Health & Wellness

The Benefits of Having a Friend With Dementia

It can be hard to keep up a friendship when one person develops dementia, but it’s worth the effort

By Katrina Caruso


More than half a million Canadians live with dementia—564,000 people, according to the Alzheimer Society of Canada. In 15 years, the Society says, that number will be 937,000, as 25,000 Canadians are diagnosed with the condition every year.

Dementia affects a person’s cognitive abilities, memory, and possibly speech. These changes and changes in behaviour can make the person affected seem very different, and family and friends often feel a sense of loss.

In an online survey the Alzheimer Society conducted in November 2017, 61% of Canadians with personal experience of dementia said that someone with dementia is likely to be ignored or dismissed by others. Yet research has shown that social interaction is good for people with dementia and can strengthen their sense of self and identity, and according to Janelle S. Taylor, a medical anthropologist at the University of Washington, maintaining a friendship with someone with dementia can be good for you, too.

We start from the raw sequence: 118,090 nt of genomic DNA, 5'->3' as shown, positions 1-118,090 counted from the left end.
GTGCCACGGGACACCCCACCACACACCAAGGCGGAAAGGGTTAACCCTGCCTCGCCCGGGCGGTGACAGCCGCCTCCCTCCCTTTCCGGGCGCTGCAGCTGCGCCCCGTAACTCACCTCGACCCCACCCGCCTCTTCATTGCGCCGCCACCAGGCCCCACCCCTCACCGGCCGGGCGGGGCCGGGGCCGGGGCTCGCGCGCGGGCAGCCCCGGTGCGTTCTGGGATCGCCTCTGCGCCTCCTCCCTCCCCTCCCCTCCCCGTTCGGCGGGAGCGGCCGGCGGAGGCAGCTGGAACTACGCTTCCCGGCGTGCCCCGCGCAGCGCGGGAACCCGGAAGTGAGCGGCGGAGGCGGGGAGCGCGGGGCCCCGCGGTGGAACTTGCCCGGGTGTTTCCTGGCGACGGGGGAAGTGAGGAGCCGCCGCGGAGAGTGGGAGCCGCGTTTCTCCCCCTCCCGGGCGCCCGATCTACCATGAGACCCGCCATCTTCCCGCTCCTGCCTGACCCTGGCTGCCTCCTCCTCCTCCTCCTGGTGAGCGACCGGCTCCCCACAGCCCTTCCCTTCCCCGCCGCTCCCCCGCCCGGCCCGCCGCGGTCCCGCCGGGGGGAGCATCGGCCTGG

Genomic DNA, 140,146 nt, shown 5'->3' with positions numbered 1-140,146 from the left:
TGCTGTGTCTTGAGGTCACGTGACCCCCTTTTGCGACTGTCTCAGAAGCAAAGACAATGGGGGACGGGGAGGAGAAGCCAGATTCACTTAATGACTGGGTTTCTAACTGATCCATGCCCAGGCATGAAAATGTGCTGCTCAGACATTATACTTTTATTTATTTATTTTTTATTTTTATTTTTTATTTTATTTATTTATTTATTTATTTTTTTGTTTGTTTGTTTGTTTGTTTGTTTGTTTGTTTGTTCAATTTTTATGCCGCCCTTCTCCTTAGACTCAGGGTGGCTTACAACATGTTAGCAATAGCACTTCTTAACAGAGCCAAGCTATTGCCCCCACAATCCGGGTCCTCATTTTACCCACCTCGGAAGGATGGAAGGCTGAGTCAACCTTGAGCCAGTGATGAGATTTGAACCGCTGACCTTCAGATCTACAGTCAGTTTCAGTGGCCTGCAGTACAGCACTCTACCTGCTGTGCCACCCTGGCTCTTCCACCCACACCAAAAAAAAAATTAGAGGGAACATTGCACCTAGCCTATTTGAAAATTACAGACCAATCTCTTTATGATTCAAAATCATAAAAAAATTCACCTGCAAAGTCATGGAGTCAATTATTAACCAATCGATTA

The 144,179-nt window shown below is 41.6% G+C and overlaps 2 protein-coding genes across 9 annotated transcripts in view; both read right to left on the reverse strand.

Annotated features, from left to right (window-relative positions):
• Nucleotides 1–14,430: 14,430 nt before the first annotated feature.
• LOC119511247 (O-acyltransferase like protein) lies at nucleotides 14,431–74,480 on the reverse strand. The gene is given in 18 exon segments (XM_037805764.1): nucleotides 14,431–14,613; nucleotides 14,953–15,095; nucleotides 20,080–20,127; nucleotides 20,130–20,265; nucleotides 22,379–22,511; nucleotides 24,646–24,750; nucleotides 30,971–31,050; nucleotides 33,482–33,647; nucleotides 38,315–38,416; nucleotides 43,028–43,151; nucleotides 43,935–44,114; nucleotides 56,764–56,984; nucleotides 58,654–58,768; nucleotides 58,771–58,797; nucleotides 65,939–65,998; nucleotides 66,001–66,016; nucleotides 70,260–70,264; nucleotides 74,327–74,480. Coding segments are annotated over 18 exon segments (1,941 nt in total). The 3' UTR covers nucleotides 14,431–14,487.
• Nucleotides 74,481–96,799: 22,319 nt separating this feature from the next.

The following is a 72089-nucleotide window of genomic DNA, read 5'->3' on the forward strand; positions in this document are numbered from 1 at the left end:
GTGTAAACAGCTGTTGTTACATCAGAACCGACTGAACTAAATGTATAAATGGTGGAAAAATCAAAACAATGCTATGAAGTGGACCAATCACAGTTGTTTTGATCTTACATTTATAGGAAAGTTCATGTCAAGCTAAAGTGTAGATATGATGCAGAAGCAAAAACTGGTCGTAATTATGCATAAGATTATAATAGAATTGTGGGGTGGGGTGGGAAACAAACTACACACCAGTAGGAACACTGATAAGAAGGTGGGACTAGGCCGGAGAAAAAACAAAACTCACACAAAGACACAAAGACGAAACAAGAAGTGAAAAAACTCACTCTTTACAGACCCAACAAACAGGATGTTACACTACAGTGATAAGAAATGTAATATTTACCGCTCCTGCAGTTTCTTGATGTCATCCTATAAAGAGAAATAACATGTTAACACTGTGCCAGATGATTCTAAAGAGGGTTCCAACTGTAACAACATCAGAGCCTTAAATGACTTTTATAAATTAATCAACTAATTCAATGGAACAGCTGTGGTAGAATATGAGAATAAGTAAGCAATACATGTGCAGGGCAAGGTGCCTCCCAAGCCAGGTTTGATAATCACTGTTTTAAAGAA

In an article published in the journal Culture, Medicine, and Psychiatry, Taylor described her research, which was based on interviews with friends and family of people with dementia. She found that talking about dementia, which may be uncomfortable for some, can have a ripple effect in the community and help to improve understanding of the condition and reduce the stigma and loneliness associated with it. She found that “people find value, interest, meaning, and pleasure in friendships with people who are living with dementia.” Taylor also looked at ways in which people could use the arts as a starting point to engage with their friends with dementia.

While it’s normal to experience grief at the loss of the relationship one once had, there can be a gift in learning to nurture a new relationship. “People I interviewed describe friendship with the person who has dementia as a relationship that is capable of changing, rather than simply enduring,” Tayor wrote.

While there is currently no cure for dementia, maintaining a friendship with someone with dementia can be positive for both people. According to some research, elderly people who experience loneliness are more likely to develop dementia, so hold your loved ones closer, whether they have dementia or not.

Photo: iStock/oneinchpunch.